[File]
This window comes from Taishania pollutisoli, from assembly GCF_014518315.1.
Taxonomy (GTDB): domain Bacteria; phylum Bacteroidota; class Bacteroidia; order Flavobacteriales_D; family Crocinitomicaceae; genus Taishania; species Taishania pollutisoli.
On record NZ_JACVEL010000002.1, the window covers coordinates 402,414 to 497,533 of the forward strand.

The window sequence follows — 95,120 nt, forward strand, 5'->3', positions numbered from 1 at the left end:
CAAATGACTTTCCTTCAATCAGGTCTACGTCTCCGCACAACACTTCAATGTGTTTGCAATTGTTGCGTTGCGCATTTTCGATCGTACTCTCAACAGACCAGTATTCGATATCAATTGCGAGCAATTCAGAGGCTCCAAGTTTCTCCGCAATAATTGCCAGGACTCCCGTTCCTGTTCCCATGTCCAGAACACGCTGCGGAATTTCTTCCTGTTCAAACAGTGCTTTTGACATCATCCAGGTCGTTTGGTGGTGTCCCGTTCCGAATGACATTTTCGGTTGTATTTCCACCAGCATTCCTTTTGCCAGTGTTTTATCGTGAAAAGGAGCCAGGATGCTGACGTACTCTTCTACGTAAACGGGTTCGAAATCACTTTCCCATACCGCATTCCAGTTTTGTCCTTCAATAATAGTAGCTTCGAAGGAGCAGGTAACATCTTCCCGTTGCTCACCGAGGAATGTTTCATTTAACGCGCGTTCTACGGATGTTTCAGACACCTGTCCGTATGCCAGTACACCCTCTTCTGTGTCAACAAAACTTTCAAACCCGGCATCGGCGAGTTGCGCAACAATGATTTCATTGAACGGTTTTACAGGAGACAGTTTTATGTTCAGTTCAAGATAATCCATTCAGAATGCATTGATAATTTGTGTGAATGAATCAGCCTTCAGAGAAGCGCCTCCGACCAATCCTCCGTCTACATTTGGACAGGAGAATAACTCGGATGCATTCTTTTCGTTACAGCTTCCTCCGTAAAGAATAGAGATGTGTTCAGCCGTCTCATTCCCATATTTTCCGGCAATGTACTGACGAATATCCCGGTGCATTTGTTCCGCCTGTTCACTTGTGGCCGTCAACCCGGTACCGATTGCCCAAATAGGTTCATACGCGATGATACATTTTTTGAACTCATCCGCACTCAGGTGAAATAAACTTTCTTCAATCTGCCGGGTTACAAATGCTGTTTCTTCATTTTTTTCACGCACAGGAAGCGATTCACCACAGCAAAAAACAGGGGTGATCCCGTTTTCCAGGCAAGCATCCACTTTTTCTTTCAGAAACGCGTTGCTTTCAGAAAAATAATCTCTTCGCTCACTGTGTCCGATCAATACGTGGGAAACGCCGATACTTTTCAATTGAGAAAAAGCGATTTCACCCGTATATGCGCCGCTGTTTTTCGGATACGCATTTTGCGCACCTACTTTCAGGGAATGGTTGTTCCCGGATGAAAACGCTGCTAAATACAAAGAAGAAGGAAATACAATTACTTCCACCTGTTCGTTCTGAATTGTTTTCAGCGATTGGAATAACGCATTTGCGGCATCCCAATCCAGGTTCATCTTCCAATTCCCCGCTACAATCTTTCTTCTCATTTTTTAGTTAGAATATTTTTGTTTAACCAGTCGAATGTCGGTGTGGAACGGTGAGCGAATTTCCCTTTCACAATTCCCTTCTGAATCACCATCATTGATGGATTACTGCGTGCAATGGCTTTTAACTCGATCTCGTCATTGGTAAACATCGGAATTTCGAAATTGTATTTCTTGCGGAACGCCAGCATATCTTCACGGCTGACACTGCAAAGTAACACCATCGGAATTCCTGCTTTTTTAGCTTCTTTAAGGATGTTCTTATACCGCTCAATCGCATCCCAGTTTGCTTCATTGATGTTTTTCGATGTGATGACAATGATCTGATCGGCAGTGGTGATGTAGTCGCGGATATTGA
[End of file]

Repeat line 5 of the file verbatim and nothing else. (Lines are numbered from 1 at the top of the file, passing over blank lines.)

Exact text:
CAAATGACTTTCCTTCAATCAGGTCTACGTCTCCGCACAACACTTCAATGTGTTTGCAATTGTTGCGTTGCGCATTTTCGATCGTACTCTCAACAGACCAGTATTCGATATCAATTGCGAGCAATTCAGAGGCTCCAAGTTTCTCCGCAATAATTGCCAGGACTCCCGTTCCTGTTCCCATGTCCAGAACACGCTGCGGAATTTCTTCCTGTTCAAACAGTGCTTTTGACATCATCCAGGTCGTTTGGTGGTGTCCCGTTCCGAATGACATTTTCGGTTGTATTTCCACCAGCATTCCTTTTGCCAGTGTTTTATCGTGAAAAGGAGCCAGGATGCTGACGTACTCTTCTACGTAAACGGGTTCGAAATCACTTTCCCATACCGCATTCCAGTTTTGTCCTTCAATAATAGTAGCTTCGAAGGAGCAGGTAACATCTTCCCGTTGCTCACCGAGGAATGTTTCATTTAACGCGCGTTCTACGGATGTTTCAGACACCTGTCCGTATGCCAGTACACCCTCTTCTGTGTCAACAAAACTTTCAAACCCGGCATCGGCGAGTTGCGCAACAATGATTTCATTGAACGGTTTTACAGGAGACAGTTTTATGTTCAGTTCAAGATAATCCATTCAGAATGCATTGATAATTTGTGTGAATGAATCAGCCTTCAGAGAAGCGCCTCCGACCAATCCTCCGTCTACATTTGGACAGGAGAATAACTCGGATGCATTCTTTTCGTTACAGCTTCCTCCGTAAAGAATAGAGATGTGTTCAGCCGTCTCATTCCCATATTTTCCGGCAATGTACTGACGAATATCCCGGTGCATTTGTTCCGCCTGTTCACTTGTGGCCGTCAACCCGGTACCGATTGCCCAAATAGGTTCATACGCGATGATACATTTTTTGAACTCATCCGCACTCAGGTGAAATAAACTTTCTTCAATCTGCCGGGTTACAAATGCTGTTTCTTCATTTTTTTCACGCACAGGAAGCGATTCACCACAGCAAAAAACAGGGGTGATCCCGTTTTCCAGGCAAGCATCCACTTTTTCTTTCAGAAACGCGTTGCTTTCAGAAAAATAATCTCTTCGCTCACTGTGTCCGATCAATACGTGGGAAACGCCGATACTTTTCAATTGAGAAAAAGCGATTTCACCCGTATATGCGCCGCTGTTTTTCGGATACGCATTTTGCGCACCTACTTTCAGGGAATGGTTGTTCCCGGATGAAAACGCTGCTAAATACAAAGAAGAAGGAAATACAATTACTTCCACCTGTTCGTTCTGAATTGTTTTCAGCGATTGGAATAACGCATTTGCGGCATCCCAATCCAGGTTCATCTTCCAATTCCCCGCTACAATCTTTCTTCTCATTTTTTAGTTAGAATATTTTTGTTTAACCAGTCGAATGTCGGTGTGGAACGGTGAGCGAATTTCCCTTTCACAATTCCCTTCTGAATCACCATCATTGATGGATTACTGCGTGCAATGGCTTTTAACTCGATCTCGTCATTGGTAAACATCGGAATTTCGAAATTGTATTTCTTGCGGAACGCCAGCATATCTTCACGGCTGACACTGCAAAGTAACACCATCGGAATTCCTGCTTTTTTAGCTTCTTTAAGGATGTTCTTATACCGCTCAATCGCATCCCAGTTTGCTTCATTGATGTTTTTCGATGTGATGACAATGATCTGATCGGCAGTGGTGATGTAGTCGCGGATATTGA